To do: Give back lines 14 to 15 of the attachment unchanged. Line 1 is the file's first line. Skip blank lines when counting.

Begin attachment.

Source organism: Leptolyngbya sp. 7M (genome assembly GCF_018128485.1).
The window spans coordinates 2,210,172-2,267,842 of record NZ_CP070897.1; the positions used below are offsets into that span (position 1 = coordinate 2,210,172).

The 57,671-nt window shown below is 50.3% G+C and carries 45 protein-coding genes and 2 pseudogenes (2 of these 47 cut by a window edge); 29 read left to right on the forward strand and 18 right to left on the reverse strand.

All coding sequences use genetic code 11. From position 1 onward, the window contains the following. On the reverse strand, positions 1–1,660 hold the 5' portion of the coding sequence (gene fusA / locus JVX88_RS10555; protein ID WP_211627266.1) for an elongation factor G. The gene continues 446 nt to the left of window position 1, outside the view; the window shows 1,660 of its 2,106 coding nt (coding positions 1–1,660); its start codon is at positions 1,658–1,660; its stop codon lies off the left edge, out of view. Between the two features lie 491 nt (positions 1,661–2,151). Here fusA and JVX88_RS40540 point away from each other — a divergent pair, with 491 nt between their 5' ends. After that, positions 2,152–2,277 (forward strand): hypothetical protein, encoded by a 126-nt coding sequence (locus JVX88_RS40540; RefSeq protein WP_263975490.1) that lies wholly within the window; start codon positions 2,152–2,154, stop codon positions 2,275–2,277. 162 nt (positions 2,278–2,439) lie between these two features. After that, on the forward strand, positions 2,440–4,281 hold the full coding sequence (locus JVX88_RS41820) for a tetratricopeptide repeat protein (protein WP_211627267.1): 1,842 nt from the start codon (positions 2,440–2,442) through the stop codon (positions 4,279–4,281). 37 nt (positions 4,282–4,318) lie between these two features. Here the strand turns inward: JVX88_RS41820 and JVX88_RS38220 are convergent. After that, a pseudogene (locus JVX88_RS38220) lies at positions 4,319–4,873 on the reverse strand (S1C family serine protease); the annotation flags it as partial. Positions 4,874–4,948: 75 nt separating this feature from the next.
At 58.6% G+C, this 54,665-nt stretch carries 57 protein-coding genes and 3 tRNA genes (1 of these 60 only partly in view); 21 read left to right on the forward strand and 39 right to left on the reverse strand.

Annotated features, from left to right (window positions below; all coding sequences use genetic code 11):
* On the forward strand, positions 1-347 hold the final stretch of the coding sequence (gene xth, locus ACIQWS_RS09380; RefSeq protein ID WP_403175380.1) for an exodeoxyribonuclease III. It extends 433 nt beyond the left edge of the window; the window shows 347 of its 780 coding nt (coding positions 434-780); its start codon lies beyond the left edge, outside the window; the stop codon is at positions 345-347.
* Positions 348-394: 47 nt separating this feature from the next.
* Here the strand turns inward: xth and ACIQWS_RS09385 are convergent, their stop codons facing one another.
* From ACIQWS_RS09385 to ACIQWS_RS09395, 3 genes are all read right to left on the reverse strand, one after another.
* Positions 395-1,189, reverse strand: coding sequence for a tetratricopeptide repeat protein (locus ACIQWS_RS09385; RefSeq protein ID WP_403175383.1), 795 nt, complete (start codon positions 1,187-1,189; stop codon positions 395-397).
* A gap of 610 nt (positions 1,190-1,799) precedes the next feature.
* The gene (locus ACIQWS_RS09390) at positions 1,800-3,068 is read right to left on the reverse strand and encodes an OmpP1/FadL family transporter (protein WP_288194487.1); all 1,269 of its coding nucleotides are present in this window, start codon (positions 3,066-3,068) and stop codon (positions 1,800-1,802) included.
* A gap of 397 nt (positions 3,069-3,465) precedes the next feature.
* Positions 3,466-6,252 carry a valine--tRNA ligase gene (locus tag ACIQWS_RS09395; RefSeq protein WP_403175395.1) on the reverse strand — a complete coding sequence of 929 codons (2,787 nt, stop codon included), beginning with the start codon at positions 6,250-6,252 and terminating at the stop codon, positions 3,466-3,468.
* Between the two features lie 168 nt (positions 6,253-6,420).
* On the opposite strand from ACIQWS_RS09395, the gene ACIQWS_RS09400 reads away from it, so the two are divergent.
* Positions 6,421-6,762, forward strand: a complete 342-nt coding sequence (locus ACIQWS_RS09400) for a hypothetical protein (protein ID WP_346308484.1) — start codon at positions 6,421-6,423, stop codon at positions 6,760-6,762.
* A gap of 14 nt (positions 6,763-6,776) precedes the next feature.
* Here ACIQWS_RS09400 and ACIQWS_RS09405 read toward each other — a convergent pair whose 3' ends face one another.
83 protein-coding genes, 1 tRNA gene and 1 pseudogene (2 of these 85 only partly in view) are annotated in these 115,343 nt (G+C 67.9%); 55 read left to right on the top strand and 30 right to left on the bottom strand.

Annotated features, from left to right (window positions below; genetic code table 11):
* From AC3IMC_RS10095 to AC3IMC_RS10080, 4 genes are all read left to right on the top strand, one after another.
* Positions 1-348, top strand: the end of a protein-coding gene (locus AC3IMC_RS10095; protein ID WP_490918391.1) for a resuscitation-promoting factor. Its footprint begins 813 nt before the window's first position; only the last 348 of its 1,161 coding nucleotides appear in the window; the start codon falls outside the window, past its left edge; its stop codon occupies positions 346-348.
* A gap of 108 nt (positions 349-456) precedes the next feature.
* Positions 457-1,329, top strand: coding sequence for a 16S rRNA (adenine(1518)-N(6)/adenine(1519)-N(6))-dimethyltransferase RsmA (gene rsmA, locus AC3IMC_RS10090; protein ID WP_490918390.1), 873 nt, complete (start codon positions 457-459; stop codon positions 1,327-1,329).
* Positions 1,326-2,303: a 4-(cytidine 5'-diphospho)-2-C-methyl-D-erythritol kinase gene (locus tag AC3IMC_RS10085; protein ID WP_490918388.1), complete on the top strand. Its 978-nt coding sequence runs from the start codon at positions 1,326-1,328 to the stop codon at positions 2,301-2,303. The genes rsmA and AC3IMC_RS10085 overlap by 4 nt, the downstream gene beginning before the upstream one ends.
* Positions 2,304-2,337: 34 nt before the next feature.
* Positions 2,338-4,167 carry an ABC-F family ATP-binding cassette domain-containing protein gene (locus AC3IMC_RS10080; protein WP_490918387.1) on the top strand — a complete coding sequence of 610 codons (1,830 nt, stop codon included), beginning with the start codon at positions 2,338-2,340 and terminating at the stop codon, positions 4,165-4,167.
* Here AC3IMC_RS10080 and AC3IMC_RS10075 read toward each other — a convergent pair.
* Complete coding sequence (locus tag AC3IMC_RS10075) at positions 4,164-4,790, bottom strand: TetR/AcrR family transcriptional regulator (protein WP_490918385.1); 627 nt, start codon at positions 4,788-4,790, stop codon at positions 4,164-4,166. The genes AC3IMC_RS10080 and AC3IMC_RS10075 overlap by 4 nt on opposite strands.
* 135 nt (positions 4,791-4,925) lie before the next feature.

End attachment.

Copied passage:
* A gap of 397 nt (positions 3,069-3,465) precedes the next feature.
* Positions 3,466-6,252 carry a valine--tRNA ligase gene (locus tag ACIQWS_RS09395; RefSeq protein WP_403175395.1) on the reverse strand — a complete coding sequence of 929 codons (2,787 nt, stop codon included), beginning with the start codon at positions 6,250-6,252 and terminating at the stop codon, positions 3,466-3,468.